Stand back behind the yellow tape, everyone! The CSI techs are on their way and they are coming to science—and it’s driving the real forensics experts crazy.
Dawnie Steadman is a forensic anthropologist and the director of the University of Tennesee’s “body farm”—the facility where they do the research that enables a crime tech to come up with answers to questions ranging from how long a body has been someplace to just who it might be. She joined us today to answer your questions about body farms, forensics, and just what CSI was doing to people’s perceptions of forensics in real life:
I think the CSI effect is real, probably more-so in some trials than others. Juries of course want to be sure of the findings so they can provide a proper verdict. Therefore, they may be disappointed if DNA evidence isn’t provided as evidence of an identification as they feel that is fool-proof, but hopefully the experts that are put on the stand can explain the science sufficiently to the juries to persuade them that an identification is reliable.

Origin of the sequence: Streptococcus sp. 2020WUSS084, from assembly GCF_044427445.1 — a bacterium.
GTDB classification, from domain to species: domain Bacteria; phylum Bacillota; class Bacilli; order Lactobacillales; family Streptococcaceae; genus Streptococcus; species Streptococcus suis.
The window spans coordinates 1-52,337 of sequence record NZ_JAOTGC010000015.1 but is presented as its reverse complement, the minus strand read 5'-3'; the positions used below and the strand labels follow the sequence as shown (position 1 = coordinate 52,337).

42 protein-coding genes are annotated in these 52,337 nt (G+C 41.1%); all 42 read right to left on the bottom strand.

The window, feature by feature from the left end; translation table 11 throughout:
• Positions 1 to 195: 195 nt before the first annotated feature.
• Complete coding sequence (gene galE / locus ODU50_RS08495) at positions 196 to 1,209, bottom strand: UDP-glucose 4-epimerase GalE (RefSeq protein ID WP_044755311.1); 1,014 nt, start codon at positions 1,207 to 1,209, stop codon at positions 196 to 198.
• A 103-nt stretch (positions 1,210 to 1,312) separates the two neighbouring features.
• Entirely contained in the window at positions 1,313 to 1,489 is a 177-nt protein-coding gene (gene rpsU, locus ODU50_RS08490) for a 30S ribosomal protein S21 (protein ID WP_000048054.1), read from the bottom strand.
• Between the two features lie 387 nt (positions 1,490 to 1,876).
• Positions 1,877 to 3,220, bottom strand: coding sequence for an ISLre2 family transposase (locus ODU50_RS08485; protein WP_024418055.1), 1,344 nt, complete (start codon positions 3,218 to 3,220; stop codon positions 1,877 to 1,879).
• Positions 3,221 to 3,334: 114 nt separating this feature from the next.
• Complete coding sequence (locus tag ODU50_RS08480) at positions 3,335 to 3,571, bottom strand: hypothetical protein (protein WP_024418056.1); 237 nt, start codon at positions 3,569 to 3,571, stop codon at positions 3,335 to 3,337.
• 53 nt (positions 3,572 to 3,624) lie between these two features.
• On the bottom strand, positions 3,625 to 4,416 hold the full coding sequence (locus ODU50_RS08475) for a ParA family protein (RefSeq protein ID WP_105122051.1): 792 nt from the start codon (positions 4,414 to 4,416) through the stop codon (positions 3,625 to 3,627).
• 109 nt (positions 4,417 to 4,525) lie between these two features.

Of course, just because CSI-style antics aren’t taking place doesn’t mean that there’s not some pretty subtle clues that they’ve learned how to pick up on:
There are actually a number of clues that help us locate a body if we can understand the interaction between a decomposing body and its environment. For instance, when a body decomposes, and especially when there is maggot activity, the tissues liquify and pool around the body. This “decomposition pool” kills any vegetation and stains the soil dark brown or black. So even if a body has been moved, we can see where the body decomposed by the dead grass and discolored soil. Another visual sign is in burials the soil inside the grave is looser than the soil outside of the grave because it was disturbed to dig the grave. Thus, as time goes on, the soil inside the grave begins to settle and may create a depression that is a visual cue of where the grave is when you do a search.
You can read Steadman’s full interview—including an answer on why Law & Order is preferable to Bones—right here.